E-commerce coupon startups such as Groupon.com, GroopSwoop.com, Mobiqpons.com and LivingSocial.com, which serve both the enterprise customers (the SMB merchants) and the consumers, strive to create large network externalities in order to provide value proposition for its merchants and its consumers, thus, driving revenue growth. However, the service that promises great deals to consumers and low cost customer acquisition to SMB faces the classic chicken and egg problem. SMBs are willing to sign up and offer great deals only if there is a critical mass of targeted consumers signed up already to receive offers. And the consumers are willing to sign up only if there is a critical mass of great deals offered already.
This blog entry aims at providing a plausible solution to this problem utilizing social media marketing techniques, professed by many popular online marketing gurus, including David Meerman Scott. The strategic plan and the operational tactics proposed in the blog are applicable to both consumers and SMB merchants, here on referred to as buyers.
At the organizational level, the primary goal of any for-profit startup is to drive revenue growth. Every strategic initiative undertaken by a startup must strive to achieve this goal. With this goal in mind, the e-commerce coupon startups should devise a social media marketing strategy as part of its overall go-to-market plan. The companies should first analyze their current incoming website traffic and any other buyers they plan to target. This analysis should include secondary (internet, publications, industry reports, etc.) and primary (interviews) marketing research to learn and record comprehensive information about their targeted buyers. Next, using this information, the buyers should be segmented into a set of consumer and SMB merchant personas. These personas are created based on their differences in targeted buyers’ goals, aspirations, problems, social media preferences, words and phrases used, image and multimedia preferences, and current publications read among other aspects. Such detailed information will allow the startups to fully assimilate its targeted segments. Using this information, the overall segment size and projected growth, the companies should develop a set of quantifiable goals (specific growth rates in specific time frames) for each of its targeted segments.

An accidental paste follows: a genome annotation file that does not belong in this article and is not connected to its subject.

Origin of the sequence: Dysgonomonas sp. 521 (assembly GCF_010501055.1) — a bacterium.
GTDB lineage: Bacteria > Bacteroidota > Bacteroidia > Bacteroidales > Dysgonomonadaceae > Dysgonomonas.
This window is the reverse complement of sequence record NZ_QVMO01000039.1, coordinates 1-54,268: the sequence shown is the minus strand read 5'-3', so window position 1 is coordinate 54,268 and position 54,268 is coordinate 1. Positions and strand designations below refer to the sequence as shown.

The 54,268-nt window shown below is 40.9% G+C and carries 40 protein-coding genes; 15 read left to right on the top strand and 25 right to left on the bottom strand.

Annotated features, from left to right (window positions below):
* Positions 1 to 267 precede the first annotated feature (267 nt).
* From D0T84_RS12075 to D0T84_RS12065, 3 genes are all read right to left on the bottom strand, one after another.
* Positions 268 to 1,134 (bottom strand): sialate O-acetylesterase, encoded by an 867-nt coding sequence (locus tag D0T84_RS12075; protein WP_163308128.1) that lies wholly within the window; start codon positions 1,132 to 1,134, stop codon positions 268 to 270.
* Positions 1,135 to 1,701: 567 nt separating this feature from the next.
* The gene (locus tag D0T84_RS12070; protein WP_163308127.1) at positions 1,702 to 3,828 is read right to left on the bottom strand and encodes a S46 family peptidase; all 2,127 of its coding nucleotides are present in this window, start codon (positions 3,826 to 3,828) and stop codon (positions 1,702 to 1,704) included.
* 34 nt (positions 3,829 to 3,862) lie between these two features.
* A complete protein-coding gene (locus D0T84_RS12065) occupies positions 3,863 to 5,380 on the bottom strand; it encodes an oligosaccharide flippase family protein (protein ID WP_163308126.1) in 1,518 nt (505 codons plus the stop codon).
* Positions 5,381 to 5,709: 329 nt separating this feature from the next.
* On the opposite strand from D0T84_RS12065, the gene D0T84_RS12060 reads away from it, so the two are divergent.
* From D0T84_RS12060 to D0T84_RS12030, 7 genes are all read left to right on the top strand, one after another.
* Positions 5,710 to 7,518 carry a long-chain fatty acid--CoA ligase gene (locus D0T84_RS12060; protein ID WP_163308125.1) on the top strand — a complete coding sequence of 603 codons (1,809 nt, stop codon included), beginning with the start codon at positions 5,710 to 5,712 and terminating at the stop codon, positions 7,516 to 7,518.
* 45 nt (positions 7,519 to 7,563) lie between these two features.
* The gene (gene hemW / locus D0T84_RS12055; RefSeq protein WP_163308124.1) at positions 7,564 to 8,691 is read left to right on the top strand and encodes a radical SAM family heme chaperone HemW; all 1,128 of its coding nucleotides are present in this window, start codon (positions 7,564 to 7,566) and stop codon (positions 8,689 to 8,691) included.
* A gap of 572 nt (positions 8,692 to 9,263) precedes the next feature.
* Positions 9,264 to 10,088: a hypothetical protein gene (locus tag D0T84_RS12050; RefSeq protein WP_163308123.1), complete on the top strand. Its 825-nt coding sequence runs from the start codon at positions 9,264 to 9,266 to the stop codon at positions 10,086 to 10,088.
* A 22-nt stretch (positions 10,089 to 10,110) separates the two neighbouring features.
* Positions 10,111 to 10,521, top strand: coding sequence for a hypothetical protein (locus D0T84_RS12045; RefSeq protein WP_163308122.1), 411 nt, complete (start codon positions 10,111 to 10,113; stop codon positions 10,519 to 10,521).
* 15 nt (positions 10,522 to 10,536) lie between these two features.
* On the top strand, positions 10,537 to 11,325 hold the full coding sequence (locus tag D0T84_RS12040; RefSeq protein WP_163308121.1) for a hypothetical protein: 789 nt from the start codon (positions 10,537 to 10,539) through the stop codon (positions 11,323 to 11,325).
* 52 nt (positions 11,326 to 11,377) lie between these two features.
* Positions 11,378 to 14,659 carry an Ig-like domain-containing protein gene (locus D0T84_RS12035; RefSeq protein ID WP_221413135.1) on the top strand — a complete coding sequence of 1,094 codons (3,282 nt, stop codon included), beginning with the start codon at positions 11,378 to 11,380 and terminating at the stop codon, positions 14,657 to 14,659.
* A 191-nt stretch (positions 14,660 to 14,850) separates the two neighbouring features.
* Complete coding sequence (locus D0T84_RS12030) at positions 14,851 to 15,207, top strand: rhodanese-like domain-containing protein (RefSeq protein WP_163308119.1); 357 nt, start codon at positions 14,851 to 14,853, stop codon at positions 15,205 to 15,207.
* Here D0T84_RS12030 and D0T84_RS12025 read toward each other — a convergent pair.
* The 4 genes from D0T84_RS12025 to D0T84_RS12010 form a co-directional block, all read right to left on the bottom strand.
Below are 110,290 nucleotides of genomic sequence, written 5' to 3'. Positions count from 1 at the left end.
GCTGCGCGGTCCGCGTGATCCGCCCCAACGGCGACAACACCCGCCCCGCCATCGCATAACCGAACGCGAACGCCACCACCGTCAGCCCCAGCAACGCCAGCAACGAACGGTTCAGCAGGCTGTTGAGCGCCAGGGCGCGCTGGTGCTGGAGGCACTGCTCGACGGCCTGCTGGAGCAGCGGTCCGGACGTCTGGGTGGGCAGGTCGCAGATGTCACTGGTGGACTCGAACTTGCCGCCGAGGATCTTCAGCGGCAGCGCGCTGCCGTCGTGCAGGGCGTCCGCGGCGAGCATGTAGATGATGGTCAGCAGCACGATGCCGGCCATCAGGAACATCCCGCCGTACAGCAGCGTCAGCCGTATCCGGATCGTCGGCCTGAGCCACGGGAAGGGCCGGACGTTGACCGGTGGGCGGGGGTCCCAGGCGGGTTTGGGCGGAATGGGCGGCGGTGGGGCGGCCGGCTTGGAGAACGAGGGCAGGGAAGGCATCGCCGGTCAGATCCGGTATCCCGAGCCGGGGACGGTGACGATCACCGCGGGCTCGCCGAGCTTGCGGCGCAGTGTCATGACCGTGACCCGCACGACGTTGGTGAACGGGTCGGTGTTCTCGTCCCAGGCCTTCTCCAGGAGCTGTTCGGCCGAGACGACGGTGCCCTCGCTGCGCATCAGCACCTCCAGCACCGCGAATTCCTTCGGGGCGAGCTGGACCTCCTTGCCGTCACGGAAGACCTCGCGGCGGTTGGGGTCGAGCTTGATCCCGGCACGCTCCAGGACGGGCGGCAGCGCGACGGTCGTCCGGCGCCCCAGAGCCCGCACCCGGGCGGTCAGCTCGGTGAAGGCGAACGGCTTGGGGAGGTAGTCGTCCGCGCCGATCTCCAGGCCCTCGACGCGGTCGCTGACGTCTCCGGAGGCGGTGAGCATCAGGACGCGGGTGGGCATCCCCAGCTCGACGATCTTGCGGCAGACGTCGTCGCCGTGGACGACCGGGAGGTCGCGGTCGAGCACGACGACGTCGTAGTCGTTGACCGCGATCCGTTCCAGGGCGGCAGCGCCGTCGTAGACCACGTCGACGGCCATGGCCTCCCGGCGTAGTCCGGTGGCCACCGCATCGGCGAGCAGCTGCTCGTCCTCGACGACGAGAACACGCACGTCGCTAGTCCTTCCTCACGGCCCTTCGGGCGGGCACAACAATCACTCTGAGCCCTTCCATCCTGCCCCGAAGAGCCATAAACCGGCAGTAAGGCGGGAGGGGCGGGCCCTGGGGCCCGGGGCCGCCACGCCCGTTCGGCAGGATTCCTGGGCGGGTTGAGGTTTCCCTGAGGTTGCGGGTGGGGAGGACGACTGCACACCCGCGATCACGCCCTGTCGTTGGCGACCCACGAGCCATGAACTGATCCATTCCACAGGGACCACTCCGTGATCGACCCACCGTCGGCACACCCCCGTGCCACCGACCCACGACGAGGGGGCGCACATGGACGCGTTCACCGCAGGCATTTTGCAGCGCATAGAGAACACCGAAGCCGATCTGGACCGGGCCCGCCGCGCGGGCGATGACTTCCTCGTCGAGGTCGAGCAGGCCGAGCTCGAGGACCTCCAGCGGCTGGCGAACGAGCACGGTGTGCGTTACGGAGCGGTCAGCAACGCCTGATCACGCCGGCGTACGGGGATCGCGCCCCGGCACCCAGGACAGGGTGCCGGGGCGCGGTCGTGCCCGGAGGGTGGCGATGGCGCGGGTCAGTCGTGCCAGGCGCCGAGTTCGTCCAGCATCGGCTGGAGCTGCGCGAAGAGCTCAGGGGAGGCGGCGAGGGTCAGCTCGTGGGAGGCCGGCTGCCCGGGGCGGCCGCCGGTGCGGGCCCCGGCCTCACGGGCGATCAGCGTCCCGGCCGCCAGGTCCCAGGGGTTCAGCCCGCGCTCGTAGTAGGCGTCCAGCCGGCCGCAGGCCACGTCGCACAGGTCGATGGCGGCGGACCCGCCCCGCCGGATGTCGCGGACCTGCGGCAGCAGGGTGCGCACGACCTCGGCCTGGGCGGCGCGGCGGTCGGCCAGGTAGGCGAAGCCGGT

In order to achieve these goals, a content strategy should be put in place to provide solutions to the problems of its targeted personas at the time and the place (media preference) they are demanded. That is, instead of directly talking about the ease of its SMB facing application to its targeted merchants or talking about the number of deals available to its targeted consumers, the companies should create content that provides solution to broader problems. For instance, the companies may create bi-monthly newsletter for its SMB owners to provide insights on proper inventory management, how to avoid food spoilage, and other topics of concern in small business environment. Similarly, the startups can create blogs and Facebook groups catering to consumers seeking entertainment tips or spas in San Jose, or create tweeter presence to micro-blog best sandwich places, best bars, best clubs, best restaurants, and best local spots in San Francisco. By either creating or plugging into such online communities, the companies will be able to get better attuned to its buyers’ problems, and by providing valuable problem-solving content, it will be able to establish a strong trust relationship with its buyers. This will lead to the creation of a faithful following of prospective consumers and merchants who will perceive the startup as a source of trusted information and will be eager to do business with. The startup that is able to effectively execute of this strategy will be able to differentiate itself from the rest of its competition and overcome the aforementioned chicken and egg problem.